Ordinance sets film guidelines

Published 8:27 pm Tuesday, October 18, 2016

By Blake Deshazo | The Selma Times-Journal

Filmmakers that come to the city of Selma will soon have to apply for a permit to film commercially inside the city limits and police jurisdiction.

Due to an increase of filming since the 50th anniversary of Bloody Sunday, the Selma City Council has proposed an ordinance that requires production companies to apply for a permit before any filming is done.

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“Since the 50th there has been an influx of people coming in and filming throughout the city,” said Selma City Council President Corey Bowie. “We welcome them coming in but also we just want them to be in compliance with the ordinance.”

Bowie said the ordinance will allow the city to regulate productions in the city as well as help promote the city.

“One of the benefits would be that Selma would hopefully reap some of the benefits once they come in and get their license to film here,” Bowie said. “This is another way we can generate a stream of revenue and also promote the tourism and other assets of our city.”

The permit application fee is $250 and is non-refundable.

“No motion picture, video production or audio production may be filmed, taped or otherwise recorded at any public or private site within the corporate limits or police jurisdiction of the city of Selma unless a permit has been issued by the city of Selma for such activity,” the ordinance reads.

The ordinance states anyone who is paid for productions is required to apply for a permit.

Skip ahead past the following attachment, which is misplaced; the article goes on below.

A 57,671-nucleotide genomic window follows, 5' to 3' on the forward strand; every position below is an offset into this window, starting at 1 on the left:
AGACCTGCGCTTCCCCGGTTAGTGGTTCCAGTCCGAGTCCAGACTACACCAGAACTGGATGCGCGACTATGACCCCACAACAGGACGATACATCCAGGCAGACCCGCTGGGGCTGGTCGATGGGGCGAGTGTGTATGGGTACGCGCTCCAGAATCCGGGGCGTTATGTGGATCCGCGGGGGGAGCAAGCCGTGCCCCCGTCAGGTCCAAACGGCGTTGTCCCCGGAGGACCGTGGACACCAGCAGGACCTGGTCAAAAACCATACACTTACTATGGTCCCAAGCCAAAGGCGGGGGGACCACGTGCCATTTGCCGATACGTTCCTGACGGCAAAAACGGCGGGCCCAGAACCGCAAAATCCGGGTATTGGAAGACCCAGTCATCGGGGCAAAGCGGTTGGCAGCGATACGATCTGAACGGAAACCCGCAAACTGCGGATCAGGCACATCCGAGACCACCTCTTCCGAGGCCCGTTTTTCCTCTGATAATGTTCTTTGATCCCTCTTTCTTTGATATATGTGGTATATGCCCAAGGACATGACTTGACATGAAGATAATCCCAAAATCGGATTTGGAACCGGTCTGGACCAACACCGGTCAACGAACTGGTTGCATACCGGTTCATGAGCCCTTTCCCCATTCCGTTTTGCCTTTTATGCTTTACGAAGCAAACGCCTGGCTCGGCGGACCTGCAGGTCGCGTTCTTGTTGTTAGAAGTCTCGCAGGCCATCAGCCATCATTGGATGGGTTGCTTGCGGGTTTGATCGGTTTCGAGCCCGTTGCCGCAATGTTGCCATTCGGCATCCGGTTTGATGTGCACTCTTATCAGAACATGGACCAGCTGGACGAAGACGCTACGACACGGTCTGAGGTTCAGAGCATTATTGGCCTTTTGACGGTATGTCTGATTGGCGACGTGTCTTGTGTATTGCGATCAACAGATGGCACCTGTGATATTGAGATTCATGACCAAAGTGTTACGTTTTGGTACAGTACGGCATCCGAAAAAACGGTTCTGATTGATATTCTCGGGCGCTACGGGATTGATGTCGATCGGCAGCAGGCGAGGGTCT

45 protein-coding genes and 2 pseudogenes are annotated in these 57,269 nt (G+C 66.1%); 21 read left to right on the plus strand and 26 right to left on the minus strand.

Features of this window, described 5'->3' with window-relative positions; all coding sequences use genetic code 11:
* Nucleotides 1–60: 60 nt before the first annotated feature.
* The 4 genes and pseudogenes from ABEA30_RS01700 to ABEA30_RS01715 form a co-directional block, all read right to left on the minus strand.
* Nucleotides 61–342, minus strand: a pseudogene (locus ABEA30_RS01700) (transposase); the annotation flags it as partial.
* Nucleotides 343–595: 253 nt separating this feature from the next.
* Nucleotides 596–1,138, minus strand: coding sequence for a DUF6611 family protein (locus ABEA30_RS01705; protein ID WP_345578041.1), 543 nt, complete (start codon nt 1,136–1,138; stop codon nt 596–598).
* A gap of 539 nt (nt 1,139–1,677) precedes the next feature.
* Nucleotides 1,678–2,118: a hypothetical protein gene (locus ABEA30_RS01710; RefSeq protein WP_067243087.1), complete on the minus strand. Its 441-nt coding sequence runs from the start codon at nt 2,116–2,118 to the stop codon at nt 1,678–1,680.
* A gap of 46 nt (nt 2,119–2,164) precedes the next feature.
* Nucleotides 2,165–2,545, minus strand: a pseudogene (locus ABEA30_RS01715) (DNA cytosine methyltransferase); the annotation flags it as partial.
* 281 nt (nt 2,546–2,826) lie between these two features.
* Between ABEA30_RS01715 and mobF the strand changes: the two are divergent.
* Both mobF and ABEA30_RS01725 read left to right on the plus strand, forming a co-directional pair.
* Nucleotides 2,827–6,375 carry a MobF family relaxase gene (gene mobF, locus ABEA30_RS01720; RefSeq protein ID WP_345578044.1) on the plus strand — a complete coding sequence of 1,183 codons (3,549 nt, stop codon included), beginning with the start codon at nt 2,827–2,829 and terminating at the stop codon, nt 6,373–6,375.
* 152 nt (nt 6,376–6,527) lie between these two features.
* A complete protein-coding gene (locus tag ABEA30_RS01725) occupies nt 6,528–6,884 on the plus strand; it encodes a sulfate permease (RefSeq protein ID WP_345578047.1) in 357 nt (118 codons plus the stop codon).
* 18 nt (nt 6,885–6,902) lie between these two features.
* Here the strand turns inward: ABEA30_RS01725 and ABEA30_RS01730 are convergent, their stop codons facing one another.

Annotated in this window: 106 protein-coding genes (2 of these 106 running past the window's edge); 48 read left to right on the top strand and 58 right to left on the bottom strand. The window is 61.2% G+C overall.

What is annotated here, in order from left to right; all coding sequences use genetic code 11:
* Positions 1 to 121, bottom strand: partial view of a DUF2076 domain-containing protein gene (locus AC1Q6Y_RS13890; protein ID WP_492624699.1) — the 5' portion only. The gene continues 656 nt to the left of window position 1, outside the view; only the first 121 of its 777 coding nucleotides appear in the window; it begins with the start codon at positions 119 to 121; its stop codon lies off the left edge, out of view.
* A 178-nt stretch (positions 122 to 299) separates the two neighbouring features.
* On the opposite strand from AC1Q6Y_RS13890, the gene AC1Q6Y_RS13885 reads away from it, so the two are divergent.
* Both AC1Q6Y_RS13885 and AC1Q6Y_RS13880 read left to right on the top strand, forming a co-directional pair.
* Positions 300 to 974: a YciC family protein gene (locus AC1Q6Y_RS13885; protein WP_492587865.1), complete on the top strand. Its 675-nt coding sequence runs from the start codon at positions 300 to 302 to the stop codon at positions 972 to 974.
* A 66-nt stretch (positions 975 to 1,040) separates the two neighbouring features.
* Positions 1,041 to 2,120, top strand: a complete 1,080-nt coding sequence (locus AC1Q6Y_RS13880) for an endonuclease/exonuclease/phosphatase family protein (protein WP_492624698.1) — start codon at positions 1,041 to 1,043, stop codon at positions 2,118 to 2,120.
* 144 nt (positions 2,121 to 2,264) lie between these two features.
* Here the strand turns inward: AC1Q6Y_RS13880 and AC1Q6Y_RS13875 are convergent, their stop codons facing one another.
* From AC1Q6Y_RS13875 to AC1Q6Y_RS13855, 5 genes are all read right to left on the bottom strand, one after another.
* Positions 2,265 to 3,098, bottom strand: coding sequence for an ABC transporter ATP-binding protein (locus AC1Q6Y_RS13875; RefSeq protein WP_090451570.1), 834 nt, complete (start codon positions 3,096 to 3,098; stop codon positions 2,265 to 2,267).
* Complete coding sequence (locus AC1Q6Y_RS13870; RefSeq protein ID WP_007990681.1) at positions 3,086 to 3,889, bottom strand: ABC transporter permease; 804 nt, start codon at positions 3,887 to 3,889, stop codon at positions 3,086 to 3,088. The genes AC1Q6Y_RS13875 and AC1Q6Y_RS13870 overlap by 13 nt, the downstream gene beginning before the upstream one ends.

“This applies not only to those shooting feature films or network or cable video programming, but also to those who capture audio or footage for documentaries, commercials, product demonstrations, web sites, or training films,” the ordinance states.

The ordinance excludes filming for news, private or family use, school projects, city projects, video for live entertainment events and filming in a licensed studio.

The permit application and the fee are required at least 30 days prior to filming.

Small-scale productions that are locally licensed and insured are exempt from the ordinance if the production budget for each production is less than $5,000.

“The ultimate goal is to continue to promote tourism but also be in compliance with other cities that allow movies to come in and film,” Bowie said.

Bowie said the council looked at other cities that had similar ordinances and based Selma’s around the same principles.

Bowie said the city encourages filmmakers to come to Selma because having production crews in town brings in revenue for local businesses and having the city featured in movies promotes the city.

“When you’re working with all entities, it is going to be a collective effort to foster tourism and what we have available,” Bowie said. “I think it will be best if we also try to generate as much revenue as we can.”